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EDITORIAL: The Power nomination
The Senate should look closely at the U.N. appointee
Question of the Day
A leopard can't change its spots, but can an interventionist resist the urge to intervene? That's the question senators must pose to Samantha Power, President Obama's choice for U.S. ambassador to the United Nations, at her confirmation hearing, coming up soon.
Mr. Obama nominated Ms. Power last week to succeed his new national security adviser, Susan E. Rice, at the U.N. Ms. Power is best known for her intervention advocacy that began with her stint as a newspaper correspondent during the Bosnian war in the 1990s. She later wrote a book, "A Problem from Hell: America and the Age of Genocide," a broad indictment of American failure to halt genocide, which earned her a Pulitzer Prize in 2003. In 2002, Ms. Power argued in favor of stationing American combat troops in Israel on behalf of Palestinian interests. During the recent Arab Spring uprisings she advocated U.S. regime change in Libya.
The turmoil in Syria is sure to inflame the ardor of the "genocide chick," as she calls herself. The latest hot spot in the Middle East isn't simply waging a civil war, but is ground zero in a geopolitical struggle involving Iran and Russia. The Islamic republic has turned Syria into a client state, providing a geographic conduit for moving fighters and war materiel to the borders of Israel in its grand design to extinguish the Jewish state and establish a Muslim caliphate. Tehran's mullahs and Moscow's Vladimir Putin have supplied the weaponry that has helped Syrian President Bashar Assad regain the upper hand against rebel forces. That's bad, and the alternative is no better. The rebels enjoy the backing of al Qaeda leader Ayman al-Zawahri.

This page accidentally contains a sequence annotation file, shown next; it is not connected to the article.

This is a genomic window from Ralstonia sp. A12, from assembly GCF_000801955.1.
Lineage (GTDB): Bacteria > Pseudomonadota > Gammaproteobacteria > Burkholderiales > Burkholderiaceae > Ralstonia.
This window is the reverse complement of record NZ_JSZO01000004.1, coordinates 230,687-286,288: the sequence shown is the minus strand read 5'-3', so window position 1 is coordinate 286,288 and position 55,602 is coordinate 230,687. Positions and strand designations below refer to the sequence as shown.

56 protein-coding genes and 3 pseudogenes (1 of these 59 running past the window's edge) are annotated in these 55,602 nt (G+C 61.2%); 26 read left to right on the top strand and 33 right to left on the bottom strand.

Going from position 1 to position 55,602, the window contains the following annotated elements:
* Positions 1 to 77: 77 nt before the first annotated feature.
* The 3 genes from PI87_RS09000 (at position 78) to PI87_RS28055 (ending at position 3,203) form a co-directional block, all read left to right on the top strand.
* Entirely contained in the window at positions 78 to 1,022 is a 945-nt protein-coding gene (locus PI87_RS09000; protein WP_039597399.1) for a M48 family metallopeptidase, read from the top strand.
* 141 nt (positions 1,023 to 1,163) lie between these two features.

When both sides of a conflict are bad, the prudent course is to be careful. Mr. Obama says Mr. Assad must go, but so far he hasn't animated his words with action. On June 4, Great Britain and France joined the U.N. in accusing Mr. Assad of using chemical weapons against the rebels. The death toll in the two-year war continues to climb, passing the 80,000 mark, which is likely to add to the pressure on America to get involved.
Sen. John McCain drew fire for meeting with rebels during a secret visit to Syria over the Memorial Day weekend because one of the rebels turned out to be Mohammad Nour, a known kidnapper. The senator backs both aid to rebels and Ms. Power's nomination.
Mr. Obama's choice of a fervent apologist to lead American diplomacy at Turtle Bay is not a surprise. He has shown reluctance to get involved in Syria, and a recent Gallup poll shows 68 percent of Americans say U.S. national interests are not at stake in Syria and oppose military action there.
The Senate Foreign Relations Committee should be diligent in reviewing Ms. Power's intentions and bizarre advocacy of using force to "persuade" Israel, to determine whether these views are as indelible as the leopard's spots.
The Washington Times
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About the Author
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